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I'm glad keshlam and Bobby mentioned there are free tools, both from the IRS and private software companies. Also search for Volunteer Income Tax Assistance (VITA) in your area for individual help with your return.

A walk-in tax clinic strength is tax preparation. CPAs and EAs provide a higher level of service. For example, they compile and review your prior year's return and your current year, although that is not relevant to your current situation. EAs and CPAs are allowed to represent you before the IRS. They can directly meet or contact the IRS and navigate audits and other requests on your behalf. Outside of tax season, an accountant can help you with tax planning and other taxable events.

Some people do not hire a CPA or EA until they need representation. Establishing a relationship and familiarity with an accountant now can save time and money if you do anticipate you will need representation later. Part of what makes the tax code complicated is it can use very specific definitions of a common word. Furthermore, the specific definition of a phrase or word can change between publications. Also, the tax code uses all-encompassing definitions and provide detailed and lengthy lists that are not exhaustive; you may not find your situation listed or described in the tax code, yet you are responsible for reporting your taxable events. The best software cannot navigate you through your tax situation like an accountant.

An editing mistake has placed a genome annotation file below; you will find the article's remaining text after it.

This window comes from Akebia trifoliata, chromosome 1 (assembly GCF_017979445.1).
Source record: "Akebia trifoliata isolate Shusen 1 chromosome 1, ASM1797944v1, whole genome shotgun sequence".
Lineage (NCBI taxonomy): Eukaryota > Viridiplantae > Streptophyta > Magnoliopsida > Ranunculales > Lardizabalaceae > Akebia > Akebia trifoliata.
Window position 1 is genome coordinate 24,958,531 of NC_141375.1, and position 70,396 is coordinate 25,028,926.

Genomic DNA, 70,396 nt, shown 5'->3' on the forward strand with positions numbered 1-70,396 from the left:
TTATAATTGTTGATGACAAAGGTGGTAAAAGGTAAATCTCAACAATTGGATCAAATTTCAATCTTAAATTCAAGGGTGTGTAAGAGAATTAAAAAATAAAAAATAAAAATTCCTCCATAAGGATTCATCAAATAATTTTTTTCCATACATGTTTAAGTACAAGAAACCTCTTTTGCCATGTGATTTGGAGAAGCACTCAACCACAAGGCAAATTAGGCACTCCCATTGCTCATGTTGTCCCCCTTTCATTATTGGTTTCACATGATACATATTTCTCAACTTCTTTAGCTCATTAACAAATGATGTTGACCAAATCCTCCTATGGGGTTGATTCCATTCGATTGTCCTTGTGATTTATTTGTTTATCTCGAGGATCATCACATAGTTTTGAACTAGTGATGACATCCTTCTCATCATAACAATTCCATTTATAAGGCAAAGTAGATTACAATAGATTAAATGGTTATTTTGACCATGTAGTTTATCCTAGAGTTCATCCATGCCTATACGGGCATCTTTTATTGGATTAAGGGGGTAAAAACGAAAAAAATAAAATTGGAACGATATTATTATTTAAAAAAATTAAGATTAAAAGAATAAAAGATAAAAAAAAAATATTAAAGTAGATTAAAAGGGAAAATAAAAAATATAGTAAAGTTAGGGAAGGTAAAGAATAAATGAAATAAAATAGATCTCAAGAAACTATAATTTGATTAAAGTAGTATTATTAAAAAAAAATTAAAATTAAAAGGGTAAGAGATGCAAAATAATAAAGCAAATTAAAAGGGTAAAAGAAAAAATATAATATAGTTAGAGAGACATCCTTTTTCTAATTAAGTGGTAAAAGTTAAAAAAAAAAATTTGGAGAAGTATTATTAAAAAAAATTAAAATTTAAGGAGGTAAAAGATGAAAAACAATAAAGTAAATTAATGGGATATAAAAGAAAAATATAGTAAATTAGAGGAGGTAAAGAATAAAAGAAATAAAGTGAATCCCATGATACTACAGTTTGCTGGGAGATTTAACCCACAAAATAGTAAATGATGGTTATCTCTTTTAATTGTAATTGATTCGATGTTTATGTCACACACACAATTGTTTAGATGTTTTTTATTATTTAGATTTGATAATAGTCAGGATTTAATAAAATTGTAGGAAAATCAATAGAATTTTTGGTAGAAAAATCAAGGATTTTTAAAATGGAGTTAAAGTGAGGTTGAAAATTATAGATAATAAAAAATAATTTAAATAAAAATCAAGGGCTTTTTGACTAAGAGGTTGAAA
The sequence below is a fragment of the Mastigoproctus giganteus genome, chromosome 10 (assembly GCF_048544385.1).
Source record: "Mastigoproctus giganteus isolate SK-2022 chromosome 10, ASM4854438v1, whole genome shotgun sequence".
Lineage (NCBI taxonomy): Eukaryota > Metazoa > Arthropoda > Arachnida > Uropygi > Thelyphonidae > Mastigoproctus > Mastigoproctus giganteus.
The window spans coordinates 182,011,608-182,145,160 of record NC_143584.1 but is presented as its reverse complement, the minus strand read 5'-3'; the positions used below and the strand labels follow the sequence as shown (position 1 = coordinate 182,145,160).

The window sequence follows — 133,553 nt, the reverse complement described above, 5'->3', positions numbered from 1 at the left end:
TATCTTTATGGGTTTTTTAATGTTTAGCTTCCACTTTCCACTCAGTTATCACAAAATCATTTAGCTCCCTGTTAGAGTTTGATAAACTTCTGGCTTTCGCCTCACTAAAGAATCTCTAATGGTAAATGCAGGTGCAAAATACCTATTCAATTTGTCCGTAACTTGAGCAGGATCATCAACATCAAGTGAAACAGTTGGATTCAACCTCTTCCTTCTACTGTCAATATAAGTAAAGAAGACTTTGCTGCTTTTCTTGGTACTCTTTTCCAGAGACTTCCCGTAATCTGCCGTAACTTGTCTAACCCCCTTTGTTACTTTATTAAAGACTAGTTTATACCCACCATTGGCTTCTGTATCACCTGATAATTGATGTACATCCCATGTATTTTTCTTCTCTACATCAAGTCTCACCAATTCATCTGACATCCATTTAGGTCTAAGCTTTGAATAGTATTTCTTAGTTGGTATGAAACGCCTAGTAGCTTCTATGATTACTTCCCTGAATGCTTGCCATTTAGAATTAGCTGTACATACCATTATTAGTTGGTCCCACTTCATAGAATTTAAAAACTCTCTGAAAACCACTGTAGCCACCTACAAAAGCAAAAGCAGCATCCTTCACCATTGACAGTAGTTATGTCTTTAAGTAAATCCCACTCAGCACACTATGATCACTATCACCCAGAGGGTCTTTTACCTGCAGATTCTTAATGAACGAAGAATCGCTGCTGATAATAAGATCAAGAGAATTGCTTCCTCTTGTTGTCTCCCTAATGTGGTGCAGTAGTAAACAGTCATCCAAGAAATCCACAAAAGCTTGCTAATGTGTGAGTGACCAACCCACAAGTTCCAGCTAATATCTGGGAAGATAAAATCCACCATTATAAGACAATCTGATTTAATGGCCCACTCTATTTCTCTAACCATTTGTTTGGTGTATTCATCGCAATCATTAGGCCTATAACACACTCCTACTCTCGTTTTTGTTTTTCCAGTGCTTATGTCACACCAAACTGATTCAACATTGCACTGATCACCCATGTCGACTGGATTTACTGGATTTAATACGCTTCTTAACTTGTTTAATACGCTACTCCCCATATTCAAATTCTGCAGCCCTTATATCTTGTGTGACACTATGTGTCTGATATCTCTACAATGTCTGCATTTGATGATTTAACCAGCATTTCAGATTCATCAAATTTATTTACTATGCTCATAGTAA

Lastly, some of the smartest people I have met are accountants and to get the most out of meeting with them you should be as familiar as possible with your position. The more familiar you are with accounting, the more advanced knowledge they can share with you.

In short, you will probably need an accountant when: You need to explain yourself before the IRS (representation), you are encountering varying definitions in the tax code that have an impact on your return, or you have important economic activities that you are unsure of appropriate tax treatment.

  • Uhm... Disagree re the upsell. The software I use does offer it, but it's a soft sell and there's no pressure to take it. I agree that for most people is unnecessary, but it's less obnoxious than software which tries to sell you unneeded upgrades as one of my other tools is currently doing. – keshlam Mar 13 '16 at 17:07
  • The point I was trying to make is audit protection service is not the same as representation. I'm not familiar with the sales tactics so I thought it wise to remove that sentence. – emican Mar 13 '16 at 21:10
  • OK, counterpoints: (a) the software companies do offer an optional representation service, and (b) 99.9% of the time, at least, representation simply isn't an issue if you aren't trying to fudge things. On most returns, an audit is pretty painless and is as likely to find that you owe less money as to find that you owe more, and they aren't going tonbwaste time on a return that doesn't have something goes about it. – keshlam Mar 13 '16 at 23:22
  • I am not familiar with the optional representation service you refer to. Can you provide a link to the program, your qualifications, references, and/or how you arrived at your figures? – emican Mar 14 '16 at 1:11
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    Optional service: Quicken offers it to me every year. I presume competing products have a similar service. I never buy it because I am doing nothing that I can't fully justify myself. Stats: self- evident when you know how infrequent audits actually are compared with number of returns. I know the profession likes to spread doubt here, but it really is overstated. If you know you need representation, go for it. If you don't know that you do, and you are being basically sane in following the instructions, I submit that you generally don't. The US government isn't generally malicious. Really. – keshlam Mar 14 '16 at 1:20